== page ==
Author(s): Peter Singer
How should we treat non-human animals? In this immensely powerful and influential book (now with a new introduction by Sapiens author Yuval Noah Harari), the renowned moral philosopher Peter Singer addresses this simple question with trenchant, dispassionate reasoning. Accompanied by the disturbing evidence of factory farms and laboratories, his answers triggered the birth of the animal rights movement. "An extraordinary book which has had extraordinary effects...Widely known as the bible of the animal liberation movement." (Independent on Sunday). In the decades since this landmark classic first appeared, some public attitudes to animals may have changed but our continued abuse of animals in factory farms and as tools for research shows that the underlying ideas Singer exposes as ethically indefensible are still dominating the way we treat animals. As Yuval Harari's brilliantly argued introduction makes clear, this book is as relevant now as the day it was written.
'An extraordinary book which has had extraordinary effects... Widely known as the bible of the animal liberation movement' Independent on Sunday
"In my mind, it is one the most important books of the last 100 years. It expands our moral horizons beyond our own species and is thereby a major evolution in ethics" -- Peter Tatchell Ecologist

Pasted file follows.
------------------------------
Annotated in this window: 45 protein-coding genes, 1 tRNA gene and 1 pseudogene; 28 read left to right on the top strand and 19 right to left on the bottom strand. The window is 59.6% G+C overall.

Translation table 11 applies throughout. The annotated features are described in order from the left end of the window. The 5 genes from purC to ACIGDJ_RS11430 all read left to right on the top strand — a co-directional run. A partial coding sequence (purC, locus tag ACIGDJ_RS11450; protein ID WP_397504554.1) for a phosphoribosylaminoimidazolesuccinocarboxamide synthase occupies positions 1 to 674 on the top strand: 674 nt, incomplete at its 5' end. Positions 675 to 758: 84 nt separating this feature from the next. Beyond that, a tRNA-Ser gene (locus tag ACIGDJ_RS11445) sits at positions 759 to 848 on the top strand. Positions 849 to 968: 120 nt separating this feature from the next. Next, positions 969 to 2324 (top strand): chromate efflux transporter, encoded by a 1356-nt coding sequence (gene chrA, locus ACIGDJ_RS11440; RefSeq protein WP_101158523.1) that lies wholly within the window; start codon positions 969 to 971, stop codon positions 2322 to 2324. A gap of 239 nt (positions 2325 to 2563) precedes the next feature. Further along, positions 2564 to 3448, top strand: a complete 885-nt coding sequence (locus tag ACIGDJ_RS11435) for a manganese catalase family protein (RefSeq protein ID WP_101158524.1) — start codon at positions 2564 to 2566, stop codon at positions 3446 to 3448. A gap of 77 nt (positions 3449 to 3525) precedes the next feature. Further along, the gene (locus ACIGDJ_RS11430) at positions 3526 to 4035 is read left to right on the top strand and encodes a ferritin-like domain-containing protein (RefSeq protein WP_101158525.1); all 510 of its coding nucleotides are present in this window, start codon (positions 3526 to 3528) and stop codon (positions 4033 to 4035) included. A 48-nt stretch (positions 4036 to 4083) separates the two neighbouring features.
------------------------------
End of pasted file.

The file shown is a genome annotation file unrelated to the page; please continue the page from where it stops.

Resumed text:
Peter Singer was born in Melbourne, Australia, in 1946 and is one of the most influential moral philosophers at work today. He holds professorships in ethics at Princeton and Melbourne universities and has published numerous books, including Democracy and Disobedience (1973), Practical Ethics (1979), How Are We To Live? (1993) and, most recently, The Most Good You Can Do (2015). He became well known internationally after the publication of Animal Liberation in 1975 and has been a leading thinker and campaigner in the field of animal rights ever since. Animal Liberation was included in TIME Magazine's list of 100 Best Nonfiction Books published since 1923. In 2012 Singer was made a Companion of the Order of Australia, his country's highest civilian honor.